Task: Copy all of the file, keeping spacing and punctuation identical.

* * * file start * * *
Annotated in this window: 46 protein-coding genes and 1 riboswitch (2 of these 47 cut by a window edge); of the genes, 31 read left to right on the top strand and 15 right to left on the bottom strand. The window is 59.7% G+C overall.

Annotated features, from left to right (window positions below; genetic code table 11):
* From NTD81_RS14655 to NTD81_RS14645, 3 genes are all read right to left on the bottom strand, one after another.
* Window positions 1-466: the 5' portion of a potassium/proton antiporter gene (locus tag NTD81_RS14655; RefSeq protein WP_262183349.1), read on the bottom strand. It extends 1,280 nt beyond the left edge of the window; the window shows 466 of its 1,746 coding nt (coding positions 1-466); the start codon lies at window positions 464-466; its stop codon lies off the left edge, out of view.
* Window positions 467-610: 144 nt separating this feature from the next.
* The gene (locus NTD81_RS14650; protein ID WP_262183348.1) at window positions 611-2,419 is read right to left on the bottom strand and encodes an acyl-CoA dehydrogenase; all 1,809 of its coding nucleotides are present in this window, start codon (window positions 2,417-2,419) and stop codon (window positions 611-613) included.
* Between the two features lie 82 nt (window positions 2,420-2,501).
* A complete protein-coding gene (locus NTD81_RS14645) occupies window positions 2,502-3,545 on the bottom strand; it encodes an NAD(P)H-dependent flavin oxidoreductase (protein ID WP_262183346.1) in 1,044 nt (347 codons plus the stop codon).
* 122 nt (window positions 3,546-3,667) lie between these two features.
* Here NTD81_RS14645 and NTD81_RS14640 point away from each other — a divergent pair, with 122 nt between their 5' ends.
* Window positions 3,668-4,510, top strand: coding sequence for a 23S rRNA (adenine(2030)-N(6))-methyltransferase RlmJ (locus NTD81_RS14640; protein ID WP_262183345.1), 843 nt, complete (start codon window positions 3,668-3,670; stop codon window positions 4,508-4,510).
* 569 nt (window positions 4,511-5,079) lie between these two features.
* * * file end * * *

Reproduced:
Annotated in this window: 46 protein-coding genes and 1 riboswitch (2 of these 47 cut by a window edge); of the genes, 31 read left to right on the top strand and 15 right to left on the bottom strand. The window is 59.7% G+C overall.

Annotated features, from left to right (window positions below; genetic code table 11):
* From NTD81_RS14655 to NTD81_RS14645, 3 genes are all read right to left on the bottom strand, one after another.
* Window positions 1-466: the 5' portion of a potassium/proton antiporter gene (locus tag NTD81_RS14655; RefSeq protein WP_262183349.1), read on the bottom strand. It extends 1,280 nt beyond the left edge of the window; the window shows 466 of its 1,746 coding nt (coding positions 1-466); the start codon lies at window positions 464-466; its stop codon lies off the left edge, out of view.
* Window positions 467-610: 144 nt separating this feature from the next.
* The gene (locus NTD81_RS14650; protein ID WP_262183348.1) at window positions 611-2,419 is read right to left on the bottom strand and encodes an acyl-CoA dehydrogenase; all 1,809 of its coding nucleotides are present in this window, start codon (window positions 2,417-2,419) and stop codon (window positions 611-613) included.
* Between the two features lie 82 nt (window positions 2,420-2,501).
* A complete protein-coding gene (locus NTD81_RS14645) occupies window positions 2,502-3,545 on the bottom strand; it encodes an NAD(P)H-dependent flavin oxidoreductase (protein ID WP_262183346.1) in 1,044 nt (347 codons plus the stop codon).
* 122 nt (window positions 3,546-3,667) lie between these two features.
* Here NTD81_RS14645 and NTD81_RS14640 point away from each other — a divergent pair, with 122 nt between their 5' ends.
* Window positions 3,668-4,510, top strand: coding sequence for a 23S rRNA (adenine(2030)-N(6))-methyltransferase RlmJ (locus NTD81_RS14640; protein ID WP_262183345.1), 843 nt, complete (start codon window positions 3,668-3,670; stop codon window positions 4,508-4,510).
* 569 nt (window positions 4,511-5,079) lie between these two features.